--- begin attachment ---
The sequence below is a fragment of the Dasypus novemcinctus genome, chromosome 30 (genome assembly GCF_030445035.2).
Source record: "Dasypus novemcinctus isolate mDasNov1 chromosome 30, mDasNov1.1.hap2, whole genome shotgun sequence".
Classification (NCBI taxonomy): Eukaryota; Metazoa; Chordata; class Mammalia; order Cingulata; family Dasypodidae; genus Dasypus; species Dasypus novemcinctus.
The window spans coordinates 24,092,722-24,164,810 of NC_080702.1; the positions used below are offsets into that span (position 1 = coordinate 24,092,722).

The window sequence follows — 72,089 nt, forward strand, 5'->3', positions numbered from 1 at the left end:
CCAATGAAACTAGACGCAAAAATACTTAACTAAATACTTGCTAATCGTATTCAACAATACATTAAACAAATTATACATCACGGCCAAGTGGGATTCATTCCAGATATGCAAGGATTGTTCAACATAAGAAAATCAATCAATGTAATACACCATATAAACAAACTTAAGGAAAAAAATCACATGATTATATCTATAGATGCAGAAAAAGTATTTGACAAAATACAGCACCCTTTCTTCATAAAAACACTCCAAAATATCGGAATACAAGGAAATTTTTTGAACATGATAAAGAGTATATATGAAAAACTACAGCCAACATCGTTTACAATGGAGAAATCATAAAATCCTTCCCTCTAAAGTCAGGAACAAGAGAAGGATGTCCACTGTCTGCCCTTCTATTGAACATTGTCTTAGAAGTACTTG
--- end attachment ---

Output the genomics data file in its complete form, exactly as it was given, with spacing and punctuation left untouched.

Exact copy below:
The sequence below is a fragment of the Dasypus novemcinctus genome, chromosome 30 (genome assembly GCF_030445035.2).
Source record: "Dasypus novemcinctus isolate mDasNov1 chromosome 30, mDasNov1.1.hap2, whole genome shotgun sequence".
Classification (NCBI taxonomy): Eukaryota; Metazoa; Chordata; class Mammalia; order Cingulata; family Dasypodidae; genus Dasypus; species Dasypus novemcinctus.
The window spans coordinates 24,092,722-24,164,810 of NC_080702.1; the positions used below are offsets into that span (position 1 = coordinate 24,092,722).

The window sequence follows — 72,089 nt, forward strand, 5'->3', positions numbered from 1 at the left end:
CCAATGAAACTAGACGCAAAAATACTTAACTAAATACTTGCTAATCGTATTCAACAATACATTAAACAAATTATACATCACGGCCAAGTGGGATTCATTCCAGATATGCAAGGATTGTTCAACATAAGAAAATCAATCAATGTAATACACCATATAAACAAACTTAAGGAAAAAAATCACATGATTATATCTATAGATGCAGAAAAAGTATTTGACAAAATACAGCACCCTTTCTTCATAAAAACACTCCAAAATATCGGAATACAAGGAAATTTTTTGAACATGATAAAGAGTATATATGAAAAACTACAGCCAACATCGTTTACAATGGAGAAATCATAAAATCCTTCCCTCTAAAGTCAGGAACAAGAGAAGGATGTCCACTGTCTGCCCTTCTATTGAACATTGTCTTAGAAGTACTTG